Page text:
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Re: g++ - fundamentals question
- From: Matt Austern <austern at apple dot com>
- To: Gabriel Dos Reis <gdr at integrable-solutions dot net>
- Cc: Ivan <afm at php4 dot ru>, Michael Matz <matz at suse dot de>, gcc at gnu dot org
- Date: Tue, 3 Dec 2002 08:16:38 -0800
- Subject: Re: g++ - fundamentals question
On Tuesday, December 3, 2002, at 06:54 AM, Gabriel Dos Reis wrote:
Ivan <email@example.com> writes:
| On Tuesday 03 December 2002 16:36, Michael Matz wrote:
| > Hi,
| > On Tue, 3 Dec 2002, Ivan wrote:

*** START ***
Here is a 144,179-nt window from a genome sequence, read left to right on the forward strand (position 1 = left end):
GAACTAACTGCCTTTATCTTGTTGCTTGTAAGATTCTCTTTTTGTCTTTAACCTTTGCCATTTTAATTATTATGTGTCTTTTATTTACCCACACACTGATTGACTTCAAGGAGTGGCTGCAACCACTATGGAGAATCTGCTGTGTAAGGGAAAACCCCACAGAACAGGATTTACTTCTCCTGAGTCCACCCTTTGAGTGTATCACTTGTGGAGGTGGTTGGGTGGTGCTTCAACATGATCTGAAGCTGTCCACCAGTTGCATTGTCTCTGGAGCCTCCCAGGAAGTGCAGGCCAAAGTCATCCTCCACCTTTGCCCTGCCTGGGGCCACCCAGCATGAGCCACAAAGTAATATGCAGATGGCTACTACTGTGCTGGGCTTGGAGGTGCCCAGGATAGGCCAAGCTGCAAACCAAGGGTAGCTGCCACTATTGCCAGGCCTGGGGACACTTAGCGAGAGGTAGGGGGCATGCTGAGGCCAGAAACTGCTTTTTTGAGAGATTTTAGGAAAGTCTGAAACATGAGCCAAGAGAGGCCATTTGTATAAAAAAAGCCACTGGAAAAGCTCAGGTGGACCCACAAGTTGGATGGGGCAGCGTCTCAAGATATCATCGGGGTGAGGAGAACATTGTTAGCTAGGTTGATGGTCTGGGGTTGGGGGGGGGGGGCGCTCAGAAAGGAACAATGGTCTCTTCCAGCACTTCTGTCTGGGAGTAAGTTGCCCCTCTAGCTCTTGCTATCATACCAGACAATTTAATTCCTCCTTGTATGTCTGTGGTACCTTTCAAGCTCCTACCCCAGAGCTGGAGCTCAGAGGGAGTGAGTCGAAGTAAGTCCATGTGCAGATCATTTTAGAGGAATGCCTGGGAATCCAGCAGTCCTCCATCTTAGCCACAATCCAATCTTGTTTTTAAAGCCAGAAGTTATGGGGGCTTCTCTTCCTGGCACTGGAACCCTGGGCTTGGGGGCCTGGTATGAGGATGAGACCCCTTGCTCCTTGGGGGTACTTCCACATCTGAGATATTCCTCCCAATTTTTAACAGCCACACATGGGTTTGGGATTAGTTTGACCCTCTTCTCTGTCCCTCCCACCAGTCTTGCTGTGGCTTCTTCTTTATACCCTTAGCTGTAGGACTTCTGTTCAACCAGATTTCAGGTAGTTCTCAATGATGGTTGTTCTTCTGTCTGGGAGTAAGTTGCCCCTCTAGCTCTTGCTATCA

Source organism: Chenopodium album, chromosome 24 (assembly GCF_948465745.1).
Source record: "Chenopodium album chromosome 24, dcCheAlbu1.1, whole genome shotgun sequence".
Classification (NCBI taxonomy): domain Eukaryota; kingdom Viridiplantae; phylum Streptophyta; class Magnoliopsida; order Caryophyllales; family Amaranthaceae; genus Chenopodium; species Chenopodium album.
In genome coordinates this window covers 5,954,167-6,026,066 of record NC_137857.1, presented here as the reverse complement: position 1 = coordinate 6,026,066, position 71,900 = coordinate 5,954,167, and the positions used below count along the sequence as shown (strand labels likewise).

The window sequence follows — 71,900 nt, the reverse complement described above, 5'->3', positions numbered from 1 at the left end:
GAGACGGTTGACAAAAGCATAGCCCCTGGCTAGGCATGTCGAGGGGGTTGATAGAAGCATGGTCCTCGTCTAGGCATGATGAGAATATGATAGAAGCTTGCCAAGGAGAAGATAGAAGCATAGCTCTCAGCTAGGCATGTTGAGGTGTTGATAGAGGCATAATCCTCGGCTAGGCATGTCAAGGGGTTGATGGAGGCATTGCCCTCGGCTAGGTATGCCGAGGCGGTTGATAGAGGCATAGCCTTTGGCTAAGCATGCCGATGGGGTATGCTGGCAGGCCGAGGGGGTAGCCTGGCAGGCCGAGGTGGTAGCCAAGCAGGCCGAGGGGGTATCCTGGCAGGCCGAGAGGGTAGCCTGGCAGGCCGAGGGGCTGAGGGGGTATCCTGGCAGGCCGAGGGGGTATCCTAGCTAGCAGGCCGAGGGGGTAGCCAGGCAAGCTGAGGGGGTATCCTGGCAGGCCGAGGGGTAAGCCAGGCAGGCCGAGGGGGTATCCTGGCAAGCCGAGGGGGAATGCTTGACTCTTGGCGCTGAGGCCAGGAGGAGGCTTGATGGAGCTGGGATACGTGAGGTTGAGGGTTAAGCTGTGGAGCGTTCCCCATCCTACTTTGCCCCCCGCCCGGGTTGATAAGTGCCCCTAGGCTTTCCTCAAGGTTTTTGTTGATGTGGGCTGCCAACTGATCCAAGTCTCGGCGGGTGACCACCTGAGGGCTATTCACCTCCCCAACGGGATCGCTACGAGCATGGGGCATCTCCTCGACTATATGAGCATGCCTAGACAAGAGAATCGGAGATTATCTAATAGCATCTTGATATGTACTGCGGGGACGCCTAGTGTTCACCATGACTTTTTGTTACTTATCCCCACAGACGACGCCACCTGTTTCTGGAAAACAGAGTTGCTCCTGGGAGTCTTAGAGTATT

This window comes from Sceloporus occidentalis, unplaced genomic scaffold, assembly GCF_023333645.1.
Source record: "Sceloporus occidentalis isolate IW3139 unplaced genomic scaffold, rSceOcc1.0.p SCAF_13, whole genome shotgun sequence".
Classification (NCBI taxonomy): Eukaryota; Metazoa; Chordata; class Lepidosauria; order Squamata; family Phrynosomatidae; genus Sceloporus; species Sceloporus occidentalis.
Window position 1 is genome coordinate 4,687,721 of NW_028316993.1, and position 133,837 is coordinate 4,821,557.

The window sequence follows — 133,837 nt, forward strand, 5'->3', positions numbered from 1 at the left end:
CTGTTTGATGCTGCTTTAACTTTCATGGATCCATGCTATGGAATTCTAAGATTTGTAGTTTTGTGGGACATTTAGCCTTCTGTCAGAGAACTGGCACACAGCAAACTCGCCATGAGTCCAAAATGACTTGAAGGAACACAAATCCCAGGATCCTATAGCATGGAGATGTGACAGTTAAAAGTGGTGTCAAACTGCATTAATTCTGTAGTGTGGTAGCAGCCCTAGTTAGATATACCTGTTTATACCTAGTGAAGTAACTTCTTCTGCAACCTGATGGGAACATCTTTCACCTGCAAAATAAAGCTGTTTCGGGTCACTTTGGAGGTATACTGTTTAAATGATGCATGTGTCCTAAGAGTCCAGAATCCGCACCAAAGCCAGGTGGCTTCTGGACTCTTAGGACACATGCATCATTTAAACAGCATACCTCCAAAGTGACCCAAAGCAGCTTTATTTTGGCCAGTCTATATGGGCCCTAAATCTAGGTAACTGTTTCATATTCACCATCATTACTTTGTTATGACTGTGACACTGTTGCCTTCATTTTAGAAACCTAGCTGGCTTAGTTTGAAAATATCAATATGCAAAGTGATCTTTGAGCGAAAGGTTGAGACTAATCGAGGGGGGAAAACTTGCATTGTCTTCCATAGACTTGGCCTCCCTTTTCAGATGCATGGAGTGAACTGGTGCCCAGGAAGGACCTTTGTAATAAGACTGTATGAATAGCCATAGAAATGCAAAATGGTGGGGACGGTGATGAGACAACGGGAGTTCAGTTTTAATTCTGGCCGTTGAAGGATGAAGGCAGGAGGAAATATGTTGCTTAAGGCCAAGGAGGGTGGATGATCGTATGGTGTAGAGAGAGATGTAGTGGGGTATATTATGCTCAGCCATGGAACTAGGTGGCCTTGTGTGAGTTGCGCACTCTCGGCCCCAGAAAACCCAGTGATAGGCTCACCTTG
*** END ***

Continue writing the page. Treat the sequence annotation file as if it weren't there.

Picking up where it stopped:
| > > Why fundamental types are not realized as classes in g++?
| > Because that wouldn't be C++.
| I'm seriously doubt that: it depends on how it's realized.
G++ aims at implementing the ISO C++ specification. If you don't like
the current definition of C++, please take it to the ISO C++ committee
and try to convince them to change the language. Until that happens,
it is pointless and a waste of resource to argue here.
Gaby's suggestion of arguing that WG21 change the specification is
a good one.
Another good suggestion: if you don't like C++ then you might
find that you like some other language better. (You might like
Eiffel or C#, for example.) If you find that no existing language
meets your needs, then you might need to design and implement your
own language. If you do choose to implement a new language, you
might find gcc a useful resource.